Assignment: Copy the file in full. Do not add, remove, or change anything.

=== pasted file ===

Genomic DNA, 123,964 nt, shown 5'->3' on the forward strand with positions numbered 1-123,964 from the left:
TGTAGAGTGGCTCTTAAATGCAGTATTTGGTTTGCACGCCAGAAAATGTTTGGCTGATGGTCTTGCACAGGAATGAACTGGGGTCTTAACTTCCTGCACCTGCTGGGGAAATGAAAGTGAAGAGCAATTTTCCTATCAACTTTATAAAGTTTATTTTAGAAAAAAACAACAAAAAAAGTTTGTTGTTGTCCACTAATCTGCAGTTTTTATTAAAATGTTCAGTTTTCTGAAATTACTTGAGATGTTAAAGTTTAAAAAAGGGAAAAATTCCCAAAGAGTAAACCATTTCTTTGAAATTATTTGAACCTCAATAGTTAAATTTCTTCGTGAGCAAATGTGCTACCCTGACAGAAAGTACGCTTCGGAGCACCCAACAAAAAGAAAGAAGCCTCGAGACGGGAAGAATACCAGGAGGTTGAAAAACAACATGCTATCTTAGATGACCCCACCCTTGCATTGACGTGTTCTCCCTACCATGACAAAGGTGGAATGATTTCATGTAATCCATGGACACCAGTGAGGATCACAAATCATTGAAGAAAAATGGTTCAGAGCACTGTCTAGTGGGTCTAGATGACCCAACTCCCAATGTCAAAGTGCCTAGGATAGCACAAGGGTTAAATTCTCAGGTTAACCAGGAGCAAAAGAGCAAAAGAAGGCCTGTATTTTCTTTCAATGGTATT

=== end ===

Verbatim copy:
Genomic DNA, 123,964 nt, shown 5'->3' on the forward strand with positions numbered 1-123,964 from the left:
TGTAGAGTGGCTCTTAAATGCAGTATTTGGTTTGCACGCCAGAAAATGTTTGGCTGATGGTCTTGCACAGGAATGAACTGGGGTCTTAACTTCCTGCACCTGCTGGGGAAATGAAAGTGAAGAGCAATTTTCCTATCAACTTTATAAAGTTTATTTTAGAAAAAAACAACAAAAAAAGTTTGTTGTTGTCCACTAATCTGCAGTTTTTATTAAAATGTTCAGTTTTCTGAAATTACTTGAGATGTTAAAGTTTAAAAAAGGGAAAAATTCCCAAAGAGTAAACCATTTCTTTGAAATTATTTGAACCTCAATAGTTAAATTTCTTCGTGAGCAAATGTGCTACCCTGACAGAAAGTACGCTTCGGAGCACCCAACAAAAAGAAAGAAGCCTCGAGACGGGAAGAATACCAGGAGGTTGAAAAACAACATGCTATCTTAGATGACCCCACCCTTGCATTGACGTGTTCTCCCTACCATGACAAAGGTGGAATGATTTCATGTAATCCATGGACACCAGTGAGGATCACAAATCATTGAAGAAAAATGGTTCAGAGCACTGTCTAGTGGGTCTAGATGACCCAACTCCCAATGTCAAAGTGCCTAGGATAGCACAAGGGTTAAATTCTCAGGTTAACCAGGAGCAAAAGAGCAAAAGAAGGCCTGTATTTTCTTTCAATGGTATT